How Presidents Rig Elections
How Presidents Rig Elections
Elections do not mean democracy, as Andreas Schedler, Chairman of the Committee on Concepts and Methods of the International Political Science Association, says, stating that political systems are generally divided between “electoral democracies” and “electoral authoritarianism”.
Schedler asserts that there are neither completely-democratic regimes nor absolute authoritarian regimes. Rather, all regimes remain in a “foggy region” that is only a point on a continuum between full democracy and authoritarianism. Schedler rejected attempts to divide the world between “democratic” and “semi-democratic” regimes; or between “non-liberal” regimes and “delegative democracies”. However, he insisted dividing regimes between what he called “electoral democracies” and “electoral authoritarianism”, which are authoritarian regimes that cannot show naked with their tyranny. Therefore, these electoral authoritarian regimes resort to different “actions” in an attempt to beautify the “ugliness” which has become synonymous of the word “tyranny”. The contemporary trends in distinguishing between authoritarian regimes and democratic regimes no longer depend on whether they follow democratic processes or not, but on the level of standards they adhere to.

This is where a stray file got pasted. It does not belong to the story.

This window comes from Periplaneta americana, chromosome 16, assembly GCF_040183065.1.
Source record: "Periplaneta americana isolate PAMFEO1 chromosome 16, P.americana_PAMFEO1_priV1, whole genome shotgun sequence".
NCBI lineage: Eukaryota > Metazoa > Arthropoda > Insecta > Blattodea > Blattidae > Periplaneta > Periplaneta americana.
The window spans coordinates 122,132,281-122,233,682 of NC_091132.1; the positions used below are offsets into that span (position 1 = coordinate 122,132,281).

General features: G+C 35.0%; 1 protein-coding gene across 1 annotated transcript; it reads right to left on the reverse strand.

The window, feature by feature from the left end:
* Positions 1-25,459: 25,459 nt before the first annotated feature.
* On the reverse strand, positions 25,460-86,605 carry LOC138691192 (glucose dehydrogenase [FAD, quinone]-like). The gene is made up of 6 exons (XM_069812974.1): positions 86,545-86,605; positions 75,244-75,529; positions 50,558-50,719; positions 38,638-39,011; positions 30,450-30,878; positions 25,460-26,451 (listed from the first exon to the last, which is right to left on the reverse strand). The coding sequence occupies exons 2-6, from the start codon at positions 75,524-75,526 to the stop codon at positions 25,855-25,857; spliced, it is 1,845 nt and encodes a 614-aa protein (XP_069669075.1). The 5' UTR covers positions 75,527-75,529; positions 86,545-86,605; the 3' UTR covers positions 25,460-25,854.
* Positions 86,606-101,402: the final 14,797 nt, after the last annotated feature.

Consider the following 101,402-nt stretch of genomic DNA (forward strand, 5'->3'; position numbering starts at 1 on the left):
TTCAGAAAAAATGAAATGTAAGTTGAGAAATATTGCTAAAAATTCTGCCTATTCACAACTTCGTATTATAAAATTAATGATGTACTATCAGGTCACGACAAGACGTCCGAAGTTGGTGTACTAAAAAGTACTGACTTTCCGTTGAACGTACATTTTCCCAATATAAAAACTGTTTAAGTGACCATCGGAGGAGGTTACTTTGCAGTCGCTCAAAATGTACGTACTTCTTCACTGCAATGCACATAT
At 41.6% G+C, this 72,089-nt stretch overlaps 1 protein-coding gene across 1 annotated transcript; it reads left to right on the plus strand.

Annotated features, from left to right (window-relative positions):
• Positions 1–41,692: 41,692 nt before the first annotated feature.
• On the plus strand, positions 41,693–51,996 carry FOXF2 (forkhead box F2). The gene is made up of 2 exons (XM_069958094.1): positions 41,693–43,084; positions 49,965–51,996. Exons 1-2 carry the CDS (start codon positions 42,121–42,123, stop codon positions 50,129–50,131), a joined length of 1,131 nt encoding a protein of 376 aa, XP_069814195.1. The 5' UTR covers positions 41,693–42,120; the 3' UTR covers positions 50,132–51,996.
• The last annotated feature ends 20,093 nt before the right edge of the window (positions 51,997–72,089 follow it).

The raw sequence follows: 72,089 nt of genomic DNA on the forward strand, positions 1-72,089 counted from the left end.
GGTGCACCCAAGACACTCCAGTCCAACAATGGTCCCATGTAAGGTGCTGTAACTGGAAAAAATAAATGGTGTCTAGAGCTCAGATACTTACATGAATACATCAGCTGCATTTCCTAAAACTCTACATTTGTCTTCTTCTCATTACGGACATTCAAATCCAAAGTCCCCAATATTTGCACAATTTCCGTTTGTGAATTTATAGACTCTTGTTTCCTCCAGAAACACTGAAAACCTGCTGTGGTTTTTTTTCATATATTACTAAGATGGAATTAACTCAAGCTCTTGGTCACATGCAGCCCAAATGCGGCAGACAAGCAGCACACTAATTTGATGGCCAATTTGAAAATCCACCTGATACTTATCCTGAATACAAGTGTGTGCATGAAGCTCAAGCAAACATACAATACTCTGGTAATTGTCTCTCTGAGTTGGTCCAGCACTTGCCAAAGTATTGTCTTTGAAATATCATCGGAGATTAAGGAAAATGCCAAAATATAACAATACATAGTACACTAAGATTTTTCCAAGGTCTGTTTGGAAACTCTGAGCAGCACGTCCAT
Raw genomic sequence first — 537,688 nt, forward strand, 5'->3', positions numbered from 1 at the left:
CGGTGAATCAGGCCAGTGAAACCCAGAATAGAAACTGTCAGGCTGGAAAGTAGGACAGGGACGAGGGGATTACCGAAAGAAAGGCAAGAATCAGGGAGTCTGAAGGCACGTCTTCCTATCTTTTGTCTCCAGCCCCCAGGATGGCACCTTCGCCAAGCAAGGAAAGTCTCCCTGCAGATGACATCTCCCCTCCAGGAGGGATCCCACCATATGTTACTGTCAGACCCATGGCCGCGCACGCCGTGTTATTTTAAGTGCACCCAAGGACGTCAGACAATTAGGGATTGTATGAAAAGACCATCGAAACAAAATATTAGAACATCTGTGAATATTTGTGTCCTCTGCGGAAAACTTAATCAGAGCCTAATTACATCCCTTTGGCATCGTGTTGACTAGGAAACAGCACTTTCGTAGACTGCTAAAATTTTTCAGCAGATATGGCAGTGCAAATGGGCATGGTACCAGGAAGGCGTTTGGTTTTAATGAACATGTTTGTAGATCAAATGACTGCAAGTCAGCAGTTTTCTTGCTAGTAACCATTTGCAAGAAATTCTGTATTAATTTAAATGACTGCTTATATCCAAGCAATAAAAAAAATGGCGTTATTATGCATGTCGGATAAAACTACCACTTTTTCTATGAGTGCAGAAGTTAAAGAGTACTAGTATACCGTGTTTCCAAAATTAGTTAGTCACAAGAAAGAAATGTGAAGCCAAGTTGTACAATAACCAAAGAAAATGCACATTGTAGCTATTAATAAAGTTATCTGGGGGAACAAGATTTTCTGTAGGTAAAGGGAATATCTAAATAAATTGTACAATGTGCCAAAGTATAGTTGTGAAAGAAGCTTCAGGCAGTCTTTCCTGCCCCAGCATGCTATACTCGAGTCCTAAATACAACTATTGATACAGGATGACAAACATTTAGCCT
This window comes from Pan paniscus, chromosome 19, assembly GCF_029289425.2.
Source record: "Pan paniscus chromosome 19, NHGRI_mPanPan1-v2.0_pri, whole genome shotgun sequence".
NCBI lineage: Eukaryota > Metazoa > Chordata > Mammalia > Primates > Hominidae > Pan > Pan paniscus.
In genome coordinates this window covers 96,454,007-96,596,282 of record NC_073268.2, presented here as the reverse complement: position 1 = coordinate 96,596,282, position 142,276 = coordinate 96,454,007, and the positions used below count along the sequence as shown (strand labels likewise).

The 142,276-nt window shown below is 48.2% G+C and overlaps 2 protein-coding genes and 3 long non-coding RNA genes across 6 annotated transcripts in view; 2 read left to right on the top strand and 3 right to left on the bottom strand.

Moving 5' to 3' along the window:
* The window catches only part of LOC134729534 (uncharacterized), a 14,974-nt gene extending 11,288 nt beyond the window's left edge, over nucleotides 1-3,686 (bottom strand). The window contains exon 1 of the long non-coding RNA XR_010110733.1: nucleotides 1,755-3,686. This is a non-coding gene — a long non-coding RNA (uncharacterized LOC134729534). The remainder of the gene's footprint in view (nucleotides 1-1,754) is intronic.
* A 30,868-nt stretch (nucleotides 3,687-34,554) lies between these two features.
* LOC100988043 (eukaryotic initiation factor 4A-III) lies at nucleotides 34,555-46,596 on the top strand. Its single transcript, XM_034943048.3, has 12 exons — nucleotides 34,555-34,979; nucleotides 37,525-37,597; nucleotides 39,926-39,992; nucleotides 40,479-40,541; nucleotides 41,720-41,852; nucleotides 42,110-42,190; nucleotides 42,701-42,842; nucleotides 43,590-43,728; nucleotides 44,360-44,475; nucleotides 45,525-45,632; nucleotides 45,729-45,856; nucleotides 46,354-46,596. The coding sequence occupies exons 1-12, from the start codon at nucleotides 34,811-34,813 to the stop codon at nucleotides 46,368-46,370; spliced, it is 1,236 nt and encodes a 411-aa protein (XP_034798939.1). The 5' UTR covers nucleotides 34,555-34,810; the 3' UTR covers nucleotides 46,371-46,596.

Schedler emphasizes that in “electoral democracies”, there are standards and rules that provide the minimum for democratic elections, whereas in “electoral authoritarianism” such standards are minimized or may never be available. Certainly, there are election manipulation in one way or another in democratic countries. A South Korean intelligence official admitted that the Korean authorities had recruited a team of psychologists into an illegal campaign to ensure that conservative candidate Park Ji-she beat her liberal opponent in the presidential election. Also, the world is still witnessing developments in the issue of Russian intervention in the presidential campaign by funding the production and circulation of “false news” to weaken the position of former Democratic Candidate “Hillary Clinton” in the face of Donald Trump, who has become the forty-fifth President of the United States.